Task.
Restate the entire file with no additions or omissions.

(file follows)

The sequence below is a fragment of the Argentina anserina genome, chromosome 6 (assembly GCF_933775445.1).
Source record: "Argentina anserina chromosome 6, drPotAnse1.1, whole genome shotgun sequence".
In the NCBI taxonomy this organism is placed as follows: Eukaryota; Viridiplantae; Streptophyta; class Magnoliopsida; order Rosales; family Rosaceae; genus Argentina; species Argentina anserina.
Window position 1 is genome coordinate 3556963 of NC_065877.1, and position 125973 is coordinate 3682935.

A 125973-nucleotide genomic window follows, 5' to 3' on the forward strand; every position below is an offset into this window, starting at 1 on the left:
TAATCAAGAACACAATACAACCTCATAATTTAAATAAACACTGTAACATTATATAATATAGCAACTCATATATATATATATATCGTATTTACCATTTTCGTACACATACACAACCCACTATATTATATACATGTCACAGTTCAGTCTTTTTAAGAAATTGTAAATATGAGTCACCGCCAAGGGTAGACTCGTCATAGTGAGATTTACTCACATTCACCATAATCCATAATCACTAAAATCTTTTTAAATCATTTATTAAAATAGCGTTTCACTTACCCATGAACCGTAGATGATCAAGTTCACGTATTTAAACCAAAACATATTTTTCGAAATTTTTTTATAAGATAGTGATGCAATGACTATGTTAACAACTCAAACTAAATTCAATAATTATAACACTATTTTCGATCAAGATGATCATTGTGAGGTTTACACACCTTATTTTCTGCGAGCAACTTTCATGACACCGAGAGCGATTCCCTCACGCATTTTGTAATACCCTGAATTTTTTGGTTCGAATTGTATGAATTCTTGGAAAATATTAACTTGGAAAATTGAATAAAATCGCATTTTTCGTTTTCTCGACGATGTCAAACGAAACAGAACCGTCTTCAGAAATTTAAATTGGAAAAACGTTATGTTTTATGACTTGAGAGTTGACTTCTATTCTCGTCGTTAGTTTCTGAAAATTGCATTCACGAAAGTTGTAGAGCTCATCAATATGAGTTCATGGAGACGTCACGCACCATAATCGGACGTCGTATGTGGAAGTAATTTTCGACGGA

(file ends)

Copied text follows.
The sequence below is a fragment of the Argentina anserina genome, chromosome 6 (assembly GCF_933775445.1).
Source record: "Argentina anserina chromosome 6, drPotAnse1.1, whole genome shotgun sequence".
In the NCBI taxonomy this organism is placed as follows: Eukaryota; Viridiplantae; Streptophyta; class Magnoliopsida; order Rosales; family Rosaceae; genus Argentina; species Argentina anserina.
Window position 1 is genome coordinate 3556963 of NC_065877.1, and position 125973 is coordinate 3682935.

A 125973-nucleotide genomic window follows, 5' to 3' on the forward strand; every position below is an offset into this window, starting at 1 on the left:
TAATCAAGAACACAATACAACCTCATAATTTAAATAAACACTGTAACATTATATAATATAGCAACTCATATATATATATATATCGTATTTACCATTTTCGTACACATACACAACCCACTATATTATATACATGTCACAGTTCAGTCTTTTTAAGAAATTGTAAATATGAGTCACCGCCAAGGGTAGACTCGTCATAGTGAGATTTACTCACATTCACCATAATCCATAATCACTAAAATCTTTTTAAATCATTTATTAAAATAGCGTTTCACTTACCCATGAACCGTAGATGATCAAGTTCACGTATTTAAACCAAAACATATTTTTCGAAATTTTTTTATAAGATAGTGATGCAATGACTATGTTAACAACTCAAACTAAATTCAATAATTATAACACTATTTTCGATCAAGATGATCATTGTGAGGTTTACACACCTTATTTTCTGCGAGCAACTTTCATGACACCGAGAGCGATTCCCTCACGCATTTTGTAATACCCTGAATTTTTTGGTTCGAATTGTATGAATTCTTGGAAAATATTAACTTGGAAAATTGAATAAAATCGCATTTTTCGTTTTCTCGACGATGTCAAACGAAACAGAACCGTCTTCAGAAATTTAAATTGGAAAAACGTTATGTTTTATGACTTGAGAGTTGACTTCTATTCTCGTCGTTAGTTTCTGAAAATTGCATTCACGAAAGTTGTAGAGCTCATCAATATGAGTTCATGGAGACGTCACGCACCATAATCGGACGTCGTATGTGGAAGTAATTTTCGACGGA